do! update x i

        if i <> yv then

            do! update y i

    }

    addBinaryConstraint sameConstraint

 

let different =

    let differentConstraint x y = stateMT {

        let! xv = lookup x

        let! yv = lookup y

        do! stateMT.Guard(Set.count xv > 1 || Set.count yv > 1 || xv <> yv)

        if Set.count xv = 1 && Set.isProperSubset xv yv then

            do! update y (Set.difference yv xv)

        if Set.count yv = 1 && Set.isProperSubset yv xv then

            do! update x (Set.difference xv yv)

    }

    addBinaryConstraint differentConstraint

 

let rec allDifferent xs =

    stateMT {

        match xs with

        | x::rest ->

            do! mapM_ (different x) rest

            do! allDifferent rest

        | _ -> return ()

    }   

 

I use the optimized different constraint that David suggests in his later post. The only thing that remains now is the labelling function for backtrack search.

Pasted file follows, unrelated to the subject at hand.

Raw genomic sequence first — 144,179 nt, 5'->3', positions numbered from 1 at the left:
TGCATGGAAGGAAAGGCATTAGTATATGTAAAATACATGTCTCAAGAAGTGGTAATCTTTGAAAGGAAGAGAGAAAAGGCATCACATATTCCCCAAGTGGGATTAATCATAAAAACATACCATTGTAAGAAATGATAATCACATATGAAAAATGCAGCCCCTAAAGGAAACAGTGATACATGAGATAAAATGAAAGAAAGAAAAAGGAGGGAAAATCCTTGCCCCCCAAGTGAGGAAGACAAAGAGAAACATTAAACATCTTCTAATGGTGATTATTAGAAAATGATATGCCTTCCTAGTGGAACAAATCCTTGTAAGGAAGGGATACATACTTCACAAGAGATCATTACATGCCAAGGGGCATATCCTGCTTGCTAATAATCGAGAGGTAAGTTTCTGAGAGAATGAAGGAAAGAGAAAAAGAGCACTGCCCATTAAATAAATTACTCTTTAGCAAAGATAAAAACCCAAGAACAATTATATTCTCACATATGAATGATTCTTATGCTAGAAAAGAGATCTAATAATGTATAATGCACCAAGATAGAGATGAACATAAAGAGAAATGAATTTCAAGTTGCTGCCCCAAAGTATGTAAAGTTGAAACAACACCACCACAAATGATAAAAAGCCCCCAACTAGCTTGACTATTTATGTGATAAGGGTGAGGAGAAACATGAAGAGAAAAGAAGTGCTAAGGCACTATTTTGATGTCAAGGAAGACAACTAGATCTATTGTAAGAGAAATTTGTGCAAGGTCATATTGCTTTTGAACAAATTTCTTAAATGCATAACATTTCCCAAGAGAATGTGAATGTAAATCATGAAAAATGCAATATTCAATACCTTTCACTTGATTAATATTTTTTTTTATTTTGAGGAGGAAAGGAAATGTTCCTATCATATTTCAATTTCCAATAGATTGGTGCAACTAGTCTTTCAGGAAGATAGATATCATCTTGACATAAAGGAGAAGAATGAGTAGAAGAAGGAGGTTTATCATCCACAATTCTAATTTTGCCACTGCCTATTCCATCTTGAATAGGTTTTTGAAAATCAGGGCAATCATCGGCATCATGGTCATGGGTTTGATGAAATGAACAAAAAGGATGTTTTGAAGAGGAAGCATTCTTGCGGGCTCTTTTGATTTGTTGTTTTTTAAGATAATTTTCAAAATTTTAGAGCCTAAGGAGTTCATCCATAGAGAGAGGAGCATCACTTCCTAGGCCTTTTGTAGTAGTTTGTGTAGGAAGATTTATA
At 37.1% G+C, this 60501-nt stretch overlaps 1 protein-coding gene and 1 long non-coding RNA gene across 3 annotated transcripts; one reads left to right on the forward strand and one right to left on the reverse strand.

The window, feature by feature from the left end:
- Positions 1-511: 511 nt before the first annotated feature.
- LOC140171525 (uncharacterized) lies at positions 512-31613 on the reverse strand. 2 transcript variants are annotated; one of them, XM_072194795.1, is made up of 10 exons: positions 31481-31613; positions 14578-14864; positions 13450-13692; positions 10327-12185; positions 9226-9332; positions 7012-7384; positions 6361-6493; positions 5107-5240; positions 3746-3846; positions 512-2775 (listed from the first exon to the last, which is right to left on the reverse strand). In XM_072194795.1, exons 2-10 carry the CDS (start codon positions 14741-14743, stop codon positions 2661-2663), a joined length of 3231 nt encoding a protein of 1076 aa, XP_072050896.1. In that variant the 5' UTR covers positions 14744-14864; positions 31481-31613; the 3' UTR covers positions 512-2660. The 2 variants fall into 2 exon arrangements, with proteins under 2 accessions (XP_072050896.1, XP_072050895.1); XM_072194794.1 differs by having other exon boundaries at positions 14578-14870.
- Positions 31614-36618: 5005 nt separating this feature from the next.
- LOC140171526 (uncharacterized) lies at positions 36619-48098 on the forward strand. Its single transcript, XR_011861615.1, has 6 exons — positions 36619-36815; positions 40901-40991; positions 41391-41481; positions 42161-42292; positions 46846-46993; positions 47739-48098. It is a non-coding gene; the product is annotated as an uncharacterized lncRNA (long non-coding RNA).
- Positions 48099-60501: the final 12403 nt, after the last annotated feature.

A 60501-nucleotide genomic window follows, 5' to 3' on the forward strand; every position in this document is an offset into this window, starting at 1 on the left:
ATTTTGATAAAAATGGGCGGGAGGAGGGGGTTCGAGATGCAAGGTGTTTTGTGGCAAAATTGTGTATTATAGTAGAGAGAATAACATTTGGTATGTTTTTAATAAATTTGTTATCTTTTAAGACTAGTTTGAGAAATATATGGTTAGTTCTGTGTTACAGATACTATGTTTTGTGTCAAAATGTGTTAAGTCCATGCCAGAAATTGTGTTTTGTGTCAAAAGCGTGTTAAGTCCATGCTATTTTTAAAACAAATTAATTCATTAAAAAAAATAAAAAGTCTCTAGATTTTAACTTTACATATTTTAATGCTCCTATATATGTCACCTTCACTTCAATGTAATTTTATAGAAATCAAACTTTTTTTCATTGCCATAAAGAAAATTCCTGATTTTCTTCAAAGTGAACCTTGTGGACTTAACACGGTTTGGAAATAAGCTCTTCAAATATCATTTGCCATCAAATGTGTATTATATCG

let rec labelling vars =

    let label var = stateMT {

        let! vals = lookup var

        let! value = stateMT.Lift(Set.toList vals)

        do! hasValue var value

        return value

    }

    mapM label vars

 

That’s all we need. A couple of samples may be in place:

let sample1 = stateMT {

        let! a = newVar [1..4]

        let! b = newVar [1..4]

        do! different a b

        return! labelling [a; b]

    }

 

runFD sample1 |> printf “sample1: %A\n”

 

let sample2 = stateMT {

        let! vars = newVars 3 [1..4]

        do! allDifferent vars

        return! labelling vars

    }

 

runFD sample2 |> printf “sample2: %A\n”

 

let sample3 = stateMT {

        let! a = newVar [1..9]

        let! b = newVar [1..3]

        let! c = newVar [1..2]

        do! hasValue a 7

        return! labelling [a;b;c]

    }

 

runFD sample3 |> printf “sample3: %A\n”

 

let sample4 = stateMT {

        let! a = newVar [1..9]

        let! b = newVar [2..7]

        do! same a b

        return! labelling [a;b]

    }